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Has Star Trek: Discovery’s lead been revealed by showrunner Bryan Fuller? Plus other details on Season 1

October 1st, 2016 by Marc 3 Comments

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While we’re all waiting patiently for the return of Star Trek to the small screen, we’re keeping our ears peeled for every nugget of info we can… and we have a great piece today.

Chatting about the new show Showrunner Bryan Fuller revealed who will be the lead character in the show and show won’t be a Captain, but rather a character known as Number One.

Now, many may recall that Riker in Star trek: The Next Genreation was often called Number One, however, hardcore fans may recall that in The Original Series Pilot the was a character played by Gene Roddenberry’s wife  Majel Barrett Rodenberry (below) and she was called Number One.

Given that the new series will be set ten years before the ToS period, we reckon this could well be who we see in the show, although obviously played by a new actress as Roddenberry passed away in 2008.

Fuller said the main protagonist will be a female officer aboard the ship and, adding to the mystery: Since the original “Number One” served under Captain Christopher Pike about 100 years before the events of the rest of the original series, that would make her well over a century old by Star Trek Discovery’s time. Also, Fuller mentions in the interview that the character’s real name will be one of the driving mysteries of the show’s first season, implying that she may be related to someone else. In any case, at least we know who we’re rooting for when the series begins. 

A few other interesting bits:

– Season one airs in January and will and will have thirteen episodes (the shortest live-action season of Star Trek ever produced).

– Fuller and Star Trek Into Darkness screenwriter Alex Kurtzman wrote the first hour, the second hour was scripted by Nicholas Meyer who penned Star Trek II: The Wrath of Khan, Star Trek IV: The Voyage Home and Star Trek VI: The Undiscovered Country, so real quality in there.

– Writing team Gretchen Berg & Aaron Harberts, who worked with Fuller on Wonderfalls and Pushing Daisieswill also have writingduties.

– Fuller said: “it [the story] could take place in either Prime or Kelvin so the timeline was relatively inconsequential.  But there was the cleanliness of keeping our series independent of the films.  That way we don’t have to track anything [happening in the movie universe] and they don’t have to track what we’re doing.  And you can have two distinct universes – one where Sulu is straight and one where Sulu is gay.”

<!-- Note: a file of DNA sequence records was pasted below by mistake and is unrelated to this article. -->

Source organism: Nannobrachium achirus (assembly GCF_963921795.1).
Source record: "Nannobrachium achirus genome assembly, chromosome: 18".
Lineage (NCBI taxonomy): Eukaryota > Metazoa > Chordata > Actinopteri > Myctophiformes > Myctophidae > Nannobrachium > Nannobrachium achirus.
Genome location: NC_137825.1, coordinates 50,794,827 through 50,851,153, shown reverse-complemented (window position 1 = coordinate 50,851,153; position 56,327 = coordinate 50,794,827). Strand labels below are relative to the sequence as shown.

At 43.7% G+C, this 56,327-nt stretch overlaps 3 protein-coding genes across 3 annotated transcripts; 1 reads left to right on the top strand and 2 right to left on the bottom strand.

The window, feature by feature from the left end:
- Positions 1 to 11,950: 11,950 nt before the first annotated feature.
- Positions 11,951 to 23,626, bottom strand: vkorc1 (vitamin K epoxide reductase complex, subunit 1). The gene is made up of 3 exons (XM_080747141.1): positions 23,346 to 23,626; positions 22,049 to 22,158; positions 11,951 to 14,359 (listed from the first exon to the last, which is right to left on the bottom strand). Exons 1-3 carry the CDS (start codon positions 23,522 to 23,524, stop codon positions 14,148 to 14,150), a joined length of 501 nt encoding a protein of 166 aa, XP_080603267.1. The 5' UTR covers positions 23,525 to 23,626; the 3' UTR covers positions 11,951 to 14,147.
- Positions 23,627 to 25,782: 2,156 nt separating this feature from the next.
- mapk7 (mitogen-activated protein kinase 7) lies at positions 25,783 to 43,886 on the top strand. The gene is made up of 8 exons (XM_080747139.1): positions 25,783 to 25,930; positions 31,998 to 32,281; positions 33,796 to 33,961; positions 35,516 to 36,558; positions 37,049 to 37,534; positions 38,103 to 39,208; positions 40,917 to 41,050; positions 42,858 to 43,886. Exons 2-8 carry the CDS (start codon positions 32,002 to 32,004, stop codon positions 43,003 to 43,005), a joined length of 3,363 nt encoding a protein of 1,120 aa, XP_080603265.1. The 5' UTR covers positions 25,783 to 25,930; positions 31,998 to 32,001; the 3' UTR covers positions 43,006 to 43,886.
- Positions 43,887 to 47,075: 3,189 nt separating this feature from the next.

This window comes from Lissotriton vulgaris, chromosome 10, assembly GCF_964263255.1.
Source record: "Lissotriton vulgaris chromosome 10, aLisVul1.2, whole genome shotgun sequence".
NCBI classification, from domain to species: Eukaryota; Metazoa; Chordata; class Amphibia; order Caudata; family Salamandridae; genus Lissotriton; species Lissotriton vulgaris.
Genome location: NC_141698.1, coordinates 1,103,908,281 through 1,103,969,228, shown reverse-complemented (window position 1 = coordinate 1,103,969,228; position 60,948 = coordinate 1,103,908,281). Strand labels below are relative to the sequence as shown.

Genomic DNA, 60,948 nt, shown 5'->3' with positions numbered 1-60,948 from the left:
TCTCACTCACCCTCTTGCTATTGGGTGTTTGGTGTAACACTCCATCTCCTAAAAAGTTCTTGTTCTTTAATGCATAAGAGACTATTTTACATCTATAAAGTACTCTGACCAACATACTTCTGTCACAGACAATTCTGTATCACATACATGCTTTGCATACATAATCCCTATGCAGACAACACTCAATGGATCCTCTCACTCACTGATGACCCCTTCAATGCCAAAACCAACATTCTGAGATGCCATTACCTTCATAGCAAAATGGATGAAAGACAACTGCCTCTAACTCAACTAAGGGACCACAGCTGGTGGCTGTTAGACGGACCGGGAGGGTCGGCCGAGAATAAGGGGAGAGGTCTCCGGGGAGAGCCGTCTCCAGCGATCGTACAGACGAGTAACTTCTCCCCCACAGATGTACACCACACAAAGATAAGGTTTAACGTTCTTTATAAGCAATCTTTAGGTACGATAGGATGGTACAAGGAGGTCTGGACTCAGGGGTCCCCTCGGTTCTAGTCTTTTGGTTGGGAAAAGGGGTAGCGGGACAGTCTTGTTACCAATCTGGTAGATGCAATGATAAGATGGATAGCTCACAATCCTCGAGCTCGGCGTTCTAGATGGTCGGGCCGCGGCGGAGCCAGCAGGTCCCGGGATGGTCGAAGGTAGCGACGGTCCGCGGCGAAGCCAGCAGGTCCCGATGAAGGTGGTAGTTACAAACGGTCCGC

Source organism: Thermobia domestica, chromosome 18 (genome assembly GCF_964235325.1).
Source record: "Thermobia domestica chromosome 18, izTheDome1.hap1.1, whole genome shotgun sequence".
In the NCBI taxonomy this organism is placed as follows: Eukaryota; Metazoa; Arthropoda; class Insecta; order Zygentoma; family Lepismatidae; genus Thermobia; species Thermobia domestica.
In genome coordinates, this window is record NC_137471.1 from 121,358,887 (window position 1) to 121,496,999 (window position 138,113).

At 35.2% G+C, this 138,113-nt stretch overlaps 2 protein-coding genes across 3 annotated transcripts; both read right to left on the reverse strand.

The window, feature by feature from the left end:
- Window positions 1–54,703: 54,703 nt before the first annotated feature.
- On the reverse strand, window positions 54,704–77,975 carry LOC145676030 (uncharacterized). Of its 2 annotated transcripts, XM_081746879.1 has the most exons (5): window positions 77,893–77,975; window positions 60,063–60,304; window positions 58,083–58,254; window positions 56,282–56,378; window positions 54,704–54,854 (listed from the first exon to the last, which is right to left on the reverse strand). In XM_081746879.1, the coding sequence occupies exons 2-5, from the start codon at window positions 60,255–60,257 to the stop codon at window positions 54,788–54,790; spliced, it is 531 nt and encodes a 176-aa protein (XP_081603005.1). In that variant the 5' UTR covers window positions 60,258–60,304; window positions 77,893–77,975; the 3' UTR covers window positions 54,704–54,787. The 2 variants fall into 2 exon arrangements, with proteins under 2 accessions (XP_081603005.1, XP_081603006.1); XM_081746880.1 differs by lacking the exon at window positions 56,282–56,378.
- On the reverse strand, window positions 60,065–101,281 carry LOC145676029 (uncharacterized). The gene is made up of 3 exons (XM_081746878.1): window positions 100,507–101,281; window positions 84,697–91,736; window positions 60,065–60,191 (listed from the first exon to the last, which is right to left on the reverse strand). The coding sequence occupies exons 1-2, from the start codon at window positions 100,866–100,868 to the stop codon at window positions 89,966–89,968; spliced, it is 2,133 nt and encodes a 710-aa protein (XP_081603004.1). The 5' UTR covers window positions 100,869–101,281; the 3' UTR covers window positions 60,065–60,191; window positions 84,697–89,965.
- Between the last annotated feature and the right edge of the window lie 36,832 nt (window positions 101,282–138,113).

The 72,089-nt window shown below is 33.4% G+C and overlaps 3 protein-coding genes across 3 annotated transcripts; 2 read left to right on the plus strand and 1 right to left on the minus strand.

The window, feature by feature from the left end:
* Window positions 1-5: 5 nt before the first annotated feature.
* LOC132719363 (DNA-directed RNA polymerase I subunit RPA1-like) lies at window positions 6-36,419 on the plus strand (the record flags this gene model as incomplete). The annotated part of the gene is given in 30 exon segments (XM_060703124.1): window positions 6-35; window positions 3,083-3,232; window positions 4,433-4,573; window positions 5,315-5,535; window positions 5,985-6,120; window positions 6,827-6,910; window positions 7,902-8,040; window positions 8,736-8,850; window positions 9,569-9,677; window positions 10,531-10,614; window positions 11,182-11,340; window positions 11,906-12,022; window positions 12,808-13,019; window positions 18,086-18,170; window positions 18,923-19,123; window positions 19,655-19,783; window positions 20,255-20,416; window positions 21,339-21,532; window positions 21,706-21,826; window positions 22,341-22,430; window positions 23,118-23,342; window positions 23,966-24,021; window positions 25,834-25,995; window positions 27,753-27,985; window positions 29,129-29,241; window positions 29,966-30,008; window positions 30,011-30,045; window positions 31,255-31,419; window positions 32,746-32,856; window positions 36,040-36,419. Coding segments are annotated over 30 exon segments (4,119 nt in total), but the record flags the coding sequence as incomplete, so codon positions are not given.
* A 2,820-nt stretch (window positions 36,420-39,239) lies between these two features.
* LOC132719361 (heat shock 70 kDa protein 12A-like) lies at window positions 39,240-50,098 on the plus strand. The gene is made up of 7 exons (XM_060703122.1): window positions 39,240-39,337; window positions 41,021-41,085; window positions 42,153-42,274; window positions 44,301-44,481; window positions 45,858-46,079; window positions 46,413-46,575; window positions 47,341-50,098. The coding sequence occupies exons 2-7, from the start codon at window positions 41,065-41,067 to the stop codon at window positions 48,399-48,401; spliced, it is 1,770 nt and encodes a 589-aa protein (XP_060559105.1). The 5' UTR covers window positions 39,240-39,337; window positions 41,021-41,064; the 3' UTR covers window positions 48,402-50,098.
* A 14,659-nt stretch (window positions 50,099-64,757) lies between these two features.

This is one show to get excited for in 2017… we can’t wait for our journey of Discovery.


Source: AiCN

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Marc is a self-confessed nerd. Ever since seeing Star Wars for the first time around 1979 he’s been an unapologetic fan of the Wars and still believes, with Clone Wars and now Underworld, we are yet to see the best Star Wars. He’s a dad of two who now doesn’t have the time (or money) to collect the amount of toys, comics, movies and books he once did, much to the relief of his long-suffering wife. In the real world he’s a graphic designer. He started Following the Nerd because he was tired of searching a million sites every day for all the best news that he loves and decided to create one place where you can go to get the whole lot. Secretly he longs to be sitting in the cockpit of his YT-1300 Corellian Transport ship with his co-pilot Chewie, roaming the universe, waiting for his next big adventure, but feels just at home watching cartoons with his kids….

  • TJ Wilferd

    Hmm… I suppose that is another good way to say what universe a Trek show is. Gay Sulu universe and straight Sulu Universe. I mean, really most of what happened in the newer movies was due to what happened with Nero’s mining ship traveling back and changing things but I don’t see how that made Sulu homosexual.
    It apparently caused the original enterprise have saucer separation and different weapons too, though changes in how the ship looks and what it does are bit more understandable.

  • Gary Stoltz

    Majel Barrett Roddenberry was Gene Roddenberry’s wife – not his daughter.

    • followingthenerd

      Good catch, Gary, thanks – amended (Marc)

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